Stop two on the tour of the ‘Golden Circle’ was Geyisr. This geothermal area is a collection of bursting hot springs and mud pits along with fluorescent blue and orange pools of past-boiling hot water. If you’re looking to read more about what the heck a geothermal area is, read about this mysterious natural phenomenon in this past blog post. The sulfur smell welcomed me again and I was able to check out a few of the less-active geysirs (Litli Geysir which you d’awe at) and the angry geyser Strokkur which erupts about every ten minutes, shooting a poof of steam and water some one-hundred feet up in the air. It’s so fun to watch it blow! Love it, I could watch Strokkur erupt over and over and over again.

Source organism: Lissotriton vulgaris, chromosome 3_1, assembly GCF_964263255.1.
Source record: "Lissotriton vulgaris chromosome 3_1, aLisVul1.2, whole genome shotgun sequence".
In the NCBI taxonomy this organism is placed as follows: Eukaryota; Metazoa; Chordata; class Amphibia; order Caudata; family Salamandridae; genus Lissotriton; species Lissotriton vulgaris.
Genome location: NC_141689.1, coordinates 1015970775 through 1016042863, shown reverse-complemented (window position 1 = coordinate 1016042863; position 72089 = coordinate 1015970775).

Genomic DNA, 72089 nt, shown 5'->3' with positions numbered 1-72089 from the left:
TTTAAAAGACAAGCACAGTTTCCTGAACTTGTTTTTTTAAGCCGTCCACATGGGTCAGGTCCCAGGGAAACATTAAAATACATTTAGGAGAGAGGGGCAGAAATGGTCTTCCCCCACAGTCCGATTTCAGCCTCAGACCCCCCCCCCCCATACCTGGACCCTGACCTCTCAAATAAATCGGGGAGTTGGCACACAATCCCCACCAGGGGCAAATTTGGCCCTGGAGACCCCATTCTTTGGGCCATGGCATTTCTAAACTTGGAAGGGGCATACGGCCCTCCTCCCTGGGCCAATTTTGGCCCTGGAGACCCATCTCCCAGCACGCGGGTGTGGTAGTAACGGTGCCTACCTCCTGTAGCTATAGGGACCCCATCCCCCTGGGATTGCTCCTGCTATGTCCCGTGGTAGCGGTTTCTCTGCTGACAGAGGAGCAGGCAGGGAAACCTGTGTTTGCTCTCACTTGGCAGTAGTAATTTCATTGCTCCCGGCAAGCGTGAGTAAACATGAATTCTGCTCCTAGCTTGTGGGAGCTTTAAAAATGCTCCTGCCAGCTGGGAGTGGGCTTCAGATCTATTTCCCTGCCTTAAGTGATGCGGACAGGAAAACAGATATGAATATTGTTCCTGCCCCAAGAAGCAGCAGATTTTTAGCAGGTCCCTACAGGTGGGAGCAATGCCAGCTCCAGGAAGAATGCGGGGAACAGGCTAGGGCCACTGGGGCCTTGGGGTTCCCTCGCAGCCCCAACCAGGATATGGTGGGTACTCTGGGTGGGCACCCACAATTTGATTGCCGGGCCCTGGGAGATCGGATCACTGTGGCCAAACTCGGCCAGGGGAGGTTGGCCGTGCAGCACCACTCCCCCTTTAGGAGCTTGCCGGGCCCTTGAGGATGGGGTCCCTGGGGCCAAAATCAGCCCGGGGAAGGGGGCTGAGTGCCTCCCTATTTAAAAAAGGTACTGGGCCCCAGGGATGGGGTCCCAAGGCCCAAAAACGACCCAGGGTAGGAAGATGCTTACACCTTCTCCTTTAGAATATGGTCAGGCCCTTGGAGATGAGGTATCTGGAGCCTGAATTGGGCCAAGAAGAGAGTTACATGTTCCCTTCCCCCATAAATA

Last but certainly not least in terms of excitement comparison was Gullfoss, the waterfall that Iceland’s proud of. It’s just huge and you can’t help but open your eyes ultra-wide to really accept it’s in front of you.  It’s like a staircase of rushing cold water. The river Hvítá drops first down a 11m fall and then flops again another 22m a few seconds later on. Looking at it dead-on is puzzling as the falls seem to flow right-ward first and then fall left into the deep canyon below. The Golden Waterfalls are loud and a plume of mist soaks you as you stand there taking it all in. You can view Gullfoss from two spots- the first is the upper deck near the visitor center, gift shop, café and parking lot…but it’s a tourist trap with bus after bus of selfie-stick wielding crazies. Go down the steps to a platform that gets you closer to the lower falls and the view is superb. It’s also a bit less crowded.